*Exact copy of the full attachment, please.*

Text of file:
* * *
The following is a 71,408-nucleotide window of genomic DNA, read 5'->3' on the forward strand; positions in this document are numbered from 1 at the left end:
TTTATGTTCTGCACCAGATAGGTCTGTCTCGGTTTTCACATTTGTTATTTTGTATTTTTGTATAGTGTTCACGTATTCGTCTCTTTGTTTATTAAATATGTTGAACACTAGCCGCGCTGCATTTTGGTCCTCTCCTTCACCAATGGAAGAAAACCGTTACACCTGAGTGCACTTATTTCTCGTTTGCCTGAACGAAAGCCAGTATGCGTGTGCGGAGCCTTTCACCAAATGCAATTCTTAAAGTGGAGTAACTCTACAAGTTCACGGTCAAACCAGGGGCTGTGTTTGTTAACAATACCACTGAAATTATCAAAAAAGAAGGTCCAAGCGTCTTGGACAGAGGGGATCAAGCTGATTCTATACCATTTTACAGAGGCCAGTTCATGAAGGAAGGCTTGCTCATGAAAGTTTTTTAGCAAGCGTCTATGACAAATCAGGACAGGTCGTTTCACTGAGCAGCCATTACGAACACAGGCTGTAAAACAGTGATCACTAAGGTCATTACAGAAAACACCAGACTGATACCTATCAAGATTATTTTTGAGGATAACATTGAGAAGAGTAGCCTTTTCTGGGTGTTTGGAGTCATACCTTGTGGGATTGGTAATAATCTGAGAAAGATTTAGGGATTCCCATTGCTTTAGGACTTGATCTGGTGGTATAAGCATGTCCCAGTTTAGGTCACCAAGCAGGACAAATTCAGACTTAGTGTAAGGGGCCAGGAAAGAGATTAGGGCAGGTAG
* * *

The following is a 71,408-nucleotide window of genomic DNA, read 5'->3' on the forward strand; positions in this document are numbered from 1 at the left end:
TTTATGTTCTGCACCAGATAGGTCTGTCTCGGTTTTCACATTTGTTATTTTGTATTTTTGTATAGTGTTCACGTATTCGTCTCTTTGTTTATTAAATATGTTGAACACTAGCCGCGCTGCATTTTGGTCCTCTCCTTCACCAATGGAAGAAAACCGTTACACCTGAGTGCACTTATTTCTCGTTTGCCTGAACGAAAGCCAGTATGCGTGTGCGGAGCCTTTCACCAAATGCAATTCTTAAAGTGGAGTAACTCTACAAGTTCACGGTCAAACCAGGGGCTGTGTTTGTTAACAATACCACTGAAATTATCAAAAAAGAAGGTCCAAGCGTCTTGGACAGAGGGGATCAAGCTGATTCTATACCATTTTACAGAGGCCAGTTCATGAAGGAAGGCTTGCTCATGAAAGTTTTTTAGCAAGCGTCTATGACAAATCAGGACAGGTCGTTTCACTGAGCAGCCATTACGAACACAGGCTGTAAAACAGTGATCACTAAGGTCATTACAGAAAACACCAGACTGATACCTATCAAGATTATTTTTGAGGATAACATTGAGAAGAGTAGCCTTTTCTGGGTGTTTGGAGTCATACCTTGTGGGATTGGTAATAATCTGAGAAAGATTTAGGGATTCCCATTGCTTTAGGACTTGATCTGGTGGTATAAGCATGTCCCAGTTTAGGTCACCAAGCAGGACAAATTCAGACTTAGTGTAAGGGGCCAGGAAAGAGATTAGGGCAGGTAG